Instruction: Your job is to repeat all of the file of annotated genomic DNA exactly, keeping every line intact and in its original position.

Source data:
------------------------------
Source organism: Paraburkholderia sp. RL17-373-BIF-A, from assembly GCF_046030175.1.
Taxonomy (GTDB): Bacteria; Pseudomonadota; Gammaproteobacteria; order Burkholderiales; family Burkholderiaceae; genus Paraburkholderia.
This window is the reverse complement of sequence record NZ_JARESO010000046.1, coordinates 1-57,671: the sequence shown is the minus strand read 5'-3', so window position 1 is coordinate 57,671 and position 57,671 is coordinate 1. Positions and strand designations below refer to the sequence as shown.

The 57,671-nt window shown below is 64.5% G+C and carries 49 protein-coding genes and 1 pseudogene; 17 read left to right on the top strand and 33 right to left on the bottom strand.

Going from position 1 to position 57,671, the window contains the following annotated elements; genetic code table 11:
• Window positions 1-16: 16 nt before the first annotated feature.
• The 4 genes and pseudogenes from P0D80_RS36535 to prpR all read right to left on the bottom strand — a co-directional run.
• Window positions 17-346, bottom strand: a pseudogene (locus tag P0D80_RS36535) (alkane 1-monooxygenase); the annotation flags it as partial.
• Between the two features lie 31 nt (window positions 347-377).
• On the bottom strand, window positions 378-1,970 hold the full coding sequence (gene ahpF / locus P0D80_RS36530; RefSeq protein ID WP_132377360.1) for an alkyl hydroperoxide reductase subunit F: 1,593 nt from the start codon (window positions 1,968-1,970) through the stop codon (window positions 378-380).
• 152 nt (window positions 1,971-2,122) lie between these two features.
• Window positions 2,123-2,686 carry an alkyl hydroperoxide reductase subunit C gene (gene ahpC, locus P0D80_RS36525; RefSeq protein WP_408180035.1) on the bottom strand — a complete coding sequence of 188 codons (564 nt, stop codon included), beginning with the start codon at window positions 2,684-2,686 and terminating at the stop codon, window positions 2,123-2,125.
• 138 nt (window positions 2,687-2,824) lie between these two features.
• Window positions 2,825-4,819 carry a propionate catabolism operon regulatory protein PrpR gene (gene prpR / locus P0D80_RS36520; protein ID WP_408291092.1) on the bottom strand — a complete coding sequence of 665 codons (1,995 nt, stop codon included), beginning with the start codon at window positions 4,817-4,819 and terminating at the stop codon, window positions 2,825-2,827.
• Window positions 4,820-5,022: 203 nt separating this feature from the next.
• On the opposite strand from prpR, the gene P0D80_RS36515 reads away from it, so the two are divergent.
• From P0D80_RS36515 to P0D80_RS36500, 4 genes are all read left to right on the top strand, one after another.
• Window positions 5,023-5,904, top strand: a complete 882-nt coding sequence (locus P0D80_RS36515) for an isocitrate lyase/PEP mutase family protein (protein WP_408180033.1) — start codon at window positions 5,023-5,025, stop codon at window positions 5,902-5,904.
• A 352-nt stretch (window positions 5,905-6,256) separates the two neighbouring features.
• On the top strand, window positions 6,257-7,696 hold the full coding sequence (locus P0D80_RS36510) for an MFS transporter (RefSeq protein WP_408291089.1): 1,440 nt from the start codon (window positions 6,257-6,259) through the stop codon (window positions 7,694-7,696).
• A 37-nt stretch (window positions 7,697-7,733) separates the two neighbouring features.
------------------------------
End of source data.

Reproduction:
Source organism: Paraburkholderia sp. RL17-373-BIF-A, from assembly GCF_046030175.1.
Taxonomy (GTDB): Bacteria; Pseudomonadota; Gammaproteobacteria; order Burkholderiales; family Burkholderiaceae; genus Paraburkholderia.
This window is the reverse complement of sequence record NZ_JARESO010000046.1, coordinates 1-57,671: the sequence shown is the minus strand read 5'-3', so window position 1 is coordinate 57,671 and position 57,671 is coordinate 1. Positions and strand designations below refer to the sequence as shown.

The 57,671-nt window shown below is 64.5% G+C and carries 49 protein-coding genes and 1 pseudogene; 17 read left to right on the top strand and 33 right to left on the bottom strand.

Going from position 1 to position 57,671, the window contains the following annotated elements; genetic code table 11:
• Window positions 1-16: 16 nt before the first annotated feature.
• The 4 genes and pseudogenes from P0D80_RS36535 to prpR all read right to left on the bottom strand — a co-directional run.
• Window positions 17-346, bottom strand: a pseudogene (locus tag P0D80_RS36535) (alkane 1-monooxygenase); the annotation flags it as partial.
• Between the two features lie 31 nt (window positions 347-377).
• On the bottom strand, window positions 378-1,970 hold the full coding sequence (gene ahpF / locus P0D80_RS36530; RefSeq protein ID WP_132377360.1) for an alkyl hydroperoxide reductase subunit F: 1,593 nt from the start codon (window positions 1,968-1,970) through the stop codon (window positions 378-380).
• 152 nt (window positions 1,971-2,122) lie between these two features.
• Window positions 2,123-2,686 carry an alkyl hydroperoxide reductase subunit C gene (gene ahpC, locus P0D80_RS36525; RefSeq protein WP_408180035.1) on the bottom strand — a complete coding sequence of 188 codons (564 nt, stop codon included), beginning with the start codon at window positions 2,684-2,686 and terminating at the stop codon, window positions 2,123-2,125.
• 138 nt (window positions 2,687-2,824) lie between these two features.
• Window positions 2,825-4,819 carry a propionate catabolism operon regulatory protein PrpR gene (gene prpR / locus P0D80_RS36520; protein ID WP_408291092.1) on the bottom strand — a complete coding sequence of 665 codons (1,995 nt, stop codon included), beginning with the start codon at window positions 4,817-4,819 and terminating at the stop codon, window positions 2,825-2,827.
• Window positions 4,820-5,022: 203 nt separating this feature from the next.
• On the opposite strand from prpR, the gene P0D80_RS36515 reads away from it, so the two are divergent.
• From P0D80_RS36515 to P0D80_RS36500, 4 genes are all read left to right on the top strand, one after another.
• Window positions 5,023-5,904, top strand: a complete 882-nt coding sequence (locus P0D80_RS36515) for an isocitrate lyase/PEP mutase family protein (protein WP_408180033.1) — start codon at window positions 5,023-5,025, stop codon at window positions 5,902-5,904.
• A 352-nt stretch (window positions 5,905-6,256) separates the two neighbouring features.
• On the top strand, window positions 6,257-7,696 hold the full coding sequence (locus P0D80_RS36510) for an MFS transporter (RefSeq protein WP_408291089.1): 1,440 nt from the start codon (window positions 6,257-6,259) through the stop codon (window positions 7,694-7,696).
• A 37-nt stretch (window positions 7,697-7,733) separates the two neighbouring features.